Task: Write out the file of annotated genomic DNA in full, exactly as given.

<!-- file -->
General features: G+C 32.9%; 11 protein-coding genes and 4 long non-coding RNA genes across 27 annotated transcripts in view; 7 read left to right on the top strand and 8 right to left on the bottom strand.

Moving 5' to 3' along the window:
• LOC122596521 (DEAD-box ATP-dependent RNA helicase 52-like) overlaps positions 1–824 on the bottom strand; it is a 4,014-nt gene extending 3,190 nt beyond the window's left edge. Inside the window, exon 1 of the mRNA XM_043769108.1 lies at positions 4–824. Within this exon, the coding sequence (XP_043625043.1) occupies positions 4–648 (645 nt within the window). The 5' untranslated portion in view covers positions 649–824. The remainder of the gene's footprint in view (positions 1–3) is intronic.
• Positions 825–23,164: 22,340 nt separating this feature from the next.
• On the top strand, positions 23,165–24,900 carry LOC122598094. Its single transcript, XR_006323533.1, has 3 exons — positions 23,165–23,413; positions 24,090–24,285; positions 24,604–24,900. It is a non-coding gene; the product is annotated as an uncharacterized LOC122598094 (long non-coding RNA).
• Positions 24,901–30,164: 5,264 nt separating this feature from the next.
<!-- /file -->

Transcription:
General features: G+C 32.9%; 11 protein-coding genes and 4 long non-coding RNA genes across 27 annotated transcripts in view; 7 read left to right on the top strand and 8 right to left on the bottom strand.

Moving 5' to 3' along the window:
• LOC122596521 (DEAD-box ATP-dependent RNA helicase 52-like) overlaps positions 1–824 on the bottom strand; it is a 4,014-nt gene extending 3,190 nt beyond the window's left edge. Inside the window, exon 1 of the mRNA XM_043769108.1 lies at positions 4–824. Within this exon, the coding sequence (XP_043625043.1) occupies positions 4–648 (645 nt within the window). The 5' untranslated portion in view covers positions 649–824. The remainder of the gene's footprint in view (positions 1–3) is intronic.
• Positions 825–23,164: 22,340 nt separating this feature from the next.
• On the top strand, positions 23,165–24,900 carry LOC122598094. Its single transcript, XR_006323533.1, has 3 exons — positions 23,165–23,413; positions 24,090–24,285; positions 24,604–24,900. It is a non-coding gene; the product is annotated as an uncharacterized LOC122598094 (long non-coding RNA).
• Positions 24,901–30,164: 5,264 nt separating this feature from the next.